Hotels in the Middle East reported occupancy dropped 10.7% in May to 57%, and despite a 1.7% ADR increase to $151.62, RevPAR declined 9.1% to $86.45. In Africa, hotel occupancy fell 1.7% to 54.5%, ADR rose 4.6% to $109.67 and RevPAR increased 2.8% to $59.73.
LONDON—Hotels in the Middle East reported negative May 2018 performance results, while hotels in Africa posted growth across the three key performance metrics, according to data from STR.
U.S. dollar constant currency, May 2018 vs. May 2017
• Occupancy: -10.7% to 57.0%
• Average daily rate (ADR): +1.7% to US$151.62
• Revenue per available room (RevPAR): -9.1% to US$86.45
• Occupancy: -1.7% to 54.5%
• Average daily rate (ADR): +4.6% to US$109.67
• Revenue per available room (RevPAR): +2.8% to US$59.73
Local currency, May 2018 vs. May 2017
• Occupancy: -24.6% to 40.1%
• ADR: -12.4% to BHD59.76
• RevPAR: -33.9% to BHD23.99
Bahrain reported only 14 days with RevPAR growth in May, most of which came at the end of the month. STR analysts note that the country’s year-over-year performance was affected by the Ramadan calendar shift as well as a surplus in new supply (+9.1%). The trend of new rooms entering the market is likely to continue as Bahrain currently has 2,184 rooms in construction, roughly 13% of the country’s existing supply.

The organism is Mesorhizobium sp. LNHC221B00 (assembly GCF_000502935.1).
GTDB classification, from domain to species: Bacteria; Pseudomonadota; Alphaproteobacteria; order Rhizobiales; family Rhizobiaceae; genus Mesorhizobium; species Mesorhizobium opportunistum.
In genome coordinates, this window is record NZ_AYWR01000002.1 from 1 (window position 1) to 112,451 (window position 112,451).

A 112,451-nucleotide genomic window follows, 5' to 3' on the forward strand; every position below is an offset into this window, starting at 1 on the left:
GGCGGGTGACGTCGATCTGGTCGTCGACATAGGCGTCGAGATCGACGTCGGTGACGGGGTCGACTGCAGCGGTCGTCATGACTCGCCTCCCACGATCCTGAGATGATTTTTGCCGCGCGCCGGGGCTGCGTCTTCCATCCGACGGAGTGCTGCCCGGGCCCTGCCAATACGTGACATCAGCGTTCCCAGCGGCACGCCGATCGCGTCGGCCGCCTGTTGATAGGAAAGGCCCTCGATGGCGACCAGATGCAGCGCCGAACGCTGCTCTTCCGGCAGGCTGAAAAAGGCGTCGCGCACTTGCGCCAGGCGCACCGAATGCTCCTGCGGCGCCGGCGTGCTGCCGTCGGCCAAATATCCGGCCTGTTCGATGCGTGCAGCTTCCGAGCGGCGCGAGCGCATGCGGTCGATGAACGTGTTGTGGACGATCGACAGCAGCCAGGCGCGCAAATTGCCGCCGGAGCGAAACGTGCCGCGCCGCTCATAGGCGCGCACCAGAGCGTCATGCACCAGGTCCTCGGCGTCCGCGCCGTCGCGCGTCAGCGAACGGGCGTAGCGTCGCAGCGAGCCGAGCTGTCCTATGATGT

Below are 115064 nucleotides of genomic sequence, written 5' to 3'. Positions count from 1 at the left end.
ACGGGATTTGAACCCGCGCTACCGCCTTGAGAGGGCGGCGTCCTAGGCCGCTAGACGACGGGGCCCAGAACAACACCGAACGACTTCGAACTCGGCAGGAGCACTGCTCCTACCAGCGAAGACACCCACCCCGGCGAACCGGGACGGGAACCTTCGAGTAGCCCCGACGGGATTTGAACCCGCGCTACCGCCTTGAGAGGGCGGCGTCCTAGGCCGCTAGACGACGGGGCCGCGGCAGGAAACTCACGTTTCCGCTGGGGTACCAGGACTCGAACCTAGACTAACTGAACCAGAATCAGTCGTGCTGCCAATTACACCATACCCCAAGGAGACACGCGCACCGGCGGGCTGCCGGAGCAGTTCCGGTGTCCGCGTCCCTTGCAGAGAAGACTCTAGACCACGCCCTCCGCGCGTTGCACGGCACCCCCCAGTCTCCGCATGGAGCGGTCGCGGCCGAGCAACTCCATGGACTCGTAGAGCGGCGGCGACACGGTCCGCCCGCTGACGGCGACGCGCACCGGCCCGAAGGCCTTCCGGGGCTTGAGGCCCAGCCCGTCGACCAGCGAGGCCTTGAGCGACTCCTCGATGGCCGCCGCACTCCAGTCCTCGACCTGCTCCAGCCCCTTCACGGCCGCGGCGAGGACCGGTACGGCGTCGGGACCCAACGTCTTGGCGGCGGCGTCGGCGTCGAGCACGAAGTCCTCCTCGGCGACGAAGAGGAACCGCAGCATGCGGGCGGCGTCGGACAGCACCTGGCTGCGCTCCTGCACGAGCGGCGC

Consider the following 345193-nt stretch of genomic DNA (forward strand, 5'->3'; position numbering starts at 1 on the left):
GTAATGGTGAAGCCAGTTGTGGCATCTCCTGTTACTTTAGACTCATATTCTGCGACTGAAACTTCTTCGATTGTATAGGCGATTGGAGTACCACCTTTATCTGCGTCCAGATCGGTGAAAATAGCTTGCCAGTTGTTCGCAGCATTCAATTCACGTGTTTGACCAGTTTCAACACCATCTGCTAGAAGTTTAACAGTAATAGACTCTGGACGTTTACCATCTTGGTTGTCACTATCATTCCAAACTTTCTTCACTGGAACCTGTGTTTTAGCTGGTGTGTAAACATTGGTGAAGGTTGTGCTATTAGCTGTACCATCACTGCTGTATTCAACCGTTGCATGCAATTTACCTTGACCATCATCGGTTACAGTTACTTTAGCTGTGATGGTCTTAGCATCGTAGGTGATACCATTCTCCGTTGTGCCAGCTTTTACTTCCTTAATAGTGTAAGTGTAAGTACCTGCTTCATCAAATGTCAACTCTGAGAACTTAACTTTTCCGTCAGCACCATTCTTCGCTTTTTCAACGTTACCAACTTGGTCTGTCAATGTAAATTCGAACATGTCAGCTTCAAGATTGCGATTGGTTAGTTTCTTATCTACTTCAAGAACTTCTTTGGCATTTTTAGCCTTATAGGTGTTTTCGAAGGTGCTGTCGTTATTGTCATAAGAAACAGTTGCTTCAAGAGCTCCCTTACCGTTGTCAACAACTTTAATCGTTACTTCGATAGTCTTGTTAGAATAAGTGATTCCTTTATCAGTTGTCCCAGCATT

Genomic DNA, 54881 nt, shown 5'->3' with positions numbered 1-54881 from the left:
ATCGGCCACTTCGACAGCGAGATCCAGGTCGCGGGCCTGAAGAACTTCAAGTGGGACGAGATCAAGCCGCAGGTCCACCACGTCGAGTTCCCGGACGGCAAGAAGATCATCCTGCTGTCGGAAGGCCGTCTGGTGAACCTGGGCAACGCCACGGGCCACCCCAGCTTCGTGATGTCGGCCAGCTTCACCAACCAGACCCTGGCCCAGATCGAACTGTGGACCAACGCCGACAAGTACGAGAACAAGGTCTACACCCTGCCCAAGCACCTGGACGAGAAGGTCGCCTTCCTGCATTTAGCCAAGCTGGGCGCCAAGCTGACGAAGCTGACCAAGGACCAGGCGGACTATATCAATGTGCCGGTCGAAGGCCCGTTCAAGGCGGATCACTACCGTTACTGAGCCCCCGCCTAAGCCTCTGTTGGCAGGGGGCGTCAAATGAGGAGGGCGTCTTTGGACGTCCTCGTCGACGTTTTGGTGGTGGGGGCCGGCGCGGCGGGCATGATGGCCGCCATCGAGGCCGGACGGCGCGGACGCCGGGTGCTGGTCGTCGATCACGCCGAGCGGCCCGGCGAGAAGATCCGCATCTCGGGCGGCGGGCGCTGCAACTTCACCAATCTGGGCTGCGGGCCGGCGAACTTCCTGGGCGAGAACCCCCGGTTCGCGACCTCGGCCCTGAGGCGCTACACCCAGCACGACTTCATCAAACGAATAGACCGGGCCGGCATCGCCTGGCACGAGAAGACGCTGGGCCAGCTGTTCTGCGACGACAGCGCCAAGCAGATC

• Occupancy: +9.9% to 53.1%
• ADR: +5.7% to EGP1,259.36
• RevPAR: +16.2% to EGP668.40
As a sign of increased tourism and continued hotel performance recovery in the country, STR analysts point out that the 16.2% increase in RevPAR was actually the lowest year-over-year change in Egypt since October 2016. The absolute ADR level was the highest for any May on record.
• Occupancy: -6.3% to 57.1%
• ADR: -1.0% to ZAR1,108.09
• RevPAR: -7.2% to ZAR632.96
A 4.2% decrease in demand was the worst for any month in South Africa since January 2015. This decrease, paired with a 2.2% increase in supply, pressured performance levels for the month. STR analysts note that Cape Town reported double-digit declines in occupancy (-14.5% to 53.9%) and RevPAR (-20.2% to ZAR700.96), which was another sign that the city’s water crisis has affected hotel performance.
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